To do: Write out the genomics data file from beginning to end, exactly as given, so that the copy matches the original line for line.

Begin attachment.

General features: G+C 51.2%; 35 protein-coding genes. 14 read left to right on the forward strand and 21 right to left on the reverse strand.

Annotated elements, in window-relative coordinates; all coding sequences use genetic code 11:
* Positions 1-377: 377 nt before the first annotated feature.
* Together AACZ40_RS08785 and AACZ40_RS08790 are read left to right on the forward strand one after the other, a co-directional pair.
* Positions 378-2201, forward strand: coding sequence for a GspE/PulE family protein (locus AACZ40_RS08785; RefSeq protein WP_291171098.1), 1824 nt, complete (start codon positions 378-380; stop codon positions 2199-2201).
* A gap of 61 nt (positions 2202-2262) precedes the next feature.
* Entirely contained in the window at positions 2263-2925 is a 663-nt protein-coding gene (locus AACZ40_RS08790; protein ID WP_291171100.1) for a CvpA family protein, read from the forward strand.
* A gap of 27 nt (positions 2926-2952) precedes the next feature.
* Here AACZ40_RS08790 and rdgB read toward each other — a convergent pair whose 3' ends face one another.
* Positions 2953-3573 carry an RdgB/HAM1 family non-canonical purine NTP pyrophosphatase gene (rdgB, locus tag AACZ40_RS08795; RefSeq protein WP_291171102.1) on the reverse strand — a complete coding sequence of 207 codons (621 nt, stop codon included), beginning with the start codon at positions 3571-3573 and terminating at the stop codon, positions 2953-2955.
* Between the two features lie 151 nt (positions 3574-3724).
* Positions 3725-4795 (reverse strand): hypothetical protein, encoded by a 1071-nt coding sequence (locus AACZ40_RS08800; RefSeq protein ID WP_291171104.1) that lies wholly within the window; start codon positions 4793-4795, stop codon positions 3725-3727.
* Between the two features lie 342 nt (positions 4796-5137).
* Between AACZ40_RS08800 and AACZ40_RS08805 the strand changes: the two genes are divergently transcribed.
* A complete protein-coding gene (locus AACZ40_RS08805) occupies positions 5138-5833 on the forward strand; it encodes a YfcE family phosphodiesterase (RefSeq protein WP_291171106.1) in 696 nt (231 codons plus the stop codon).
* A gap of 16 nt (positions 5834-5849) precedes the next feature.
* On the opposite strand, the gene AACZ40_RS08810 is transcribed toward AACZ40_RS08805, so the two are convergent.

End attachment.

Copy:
General features: G+C 51.2%; 35 protein-coding genes. 14 read left to right on the forward strand and 21 right to left on the reverse strand.

Annotated elements, in window-relative coordinates; all coding sequences use genetic code 11:
* Positions 1-377: 377 nt before the first annotated feature.
* Together AACZ40_RS08785 and AACZ40_RS08790 are read left to right on the forward strand one after the other, a co-directional pair.
* Positions 378-2201, forward strand: coding sequence for a GspE/PulE family protein (locus AACZ40_RS08785; RefSeq protein WP_291171098.1), 1824 nt, complete (start codon positions 378-380; stop codon positions 2199-2201).
* A gap of 61 nt (positions 2202-2262) precedes the next feature.
* Entirely contained in the window at positions 2263-2925 is a 663-nt protein-coding gene (locus AACZ40_RS08790; protein ID WP_291171100.1) for a CvpA family protein, read from the forward strand.
* A gap of 27 nt (positions 2926-2952) precedes the next feature.
* Here AACZ40_RS08790 and rdgB read toward each other — a convergent pair whose 3' ends face one another.
* Positions 2953-3573 carry an RdgB/HAM1 family non-canonical purine NTP pyrophosphatase gene (rdgB, locus tag AACZ40_RS08795; RefSeq protein WP_291171102.1) on the reverse strand — a complete coding sequence of 207 codons (621 nt, stop codon included), beginning with the start codon at positions 3571-3573 and terminating at the stop codon, positions 2953-2955.
* Between the two features lie 151 nt (positions 3574-3724).
* Positions 3725-4795 (reverse strand): hypothetical protein, encoded by a 1071-nt coding sequence (locus AACZ40_RS08800; RefSeq protein ID WP_291171104.1) that lies wholly within the window; start codon positions 4793-4795, stop codon positions 3725-3727.
* Between the two features lie 342 nt (positions 4796-5137).
* Between AACZ40_RS08800 and AACZ40_RS08805 the strand changes: the two genes are divergently transcribed.
* A complete protein-coding gene (locus AACZ40_RS08805) occupies positions 5138-5833 on the forward strand; it encodes a YfcE family phosphodiesterase (RefSeq protein WP_291171106.1) in 696 nt (231 codons plus the stop codon).
* A gap of 16 nt (positions 5834-5849) precedes the next feature.
* On the opposite strand, the gene AACZ40_RS08810 is transcribed toward AACZ40_RS08805, so the two are convergent.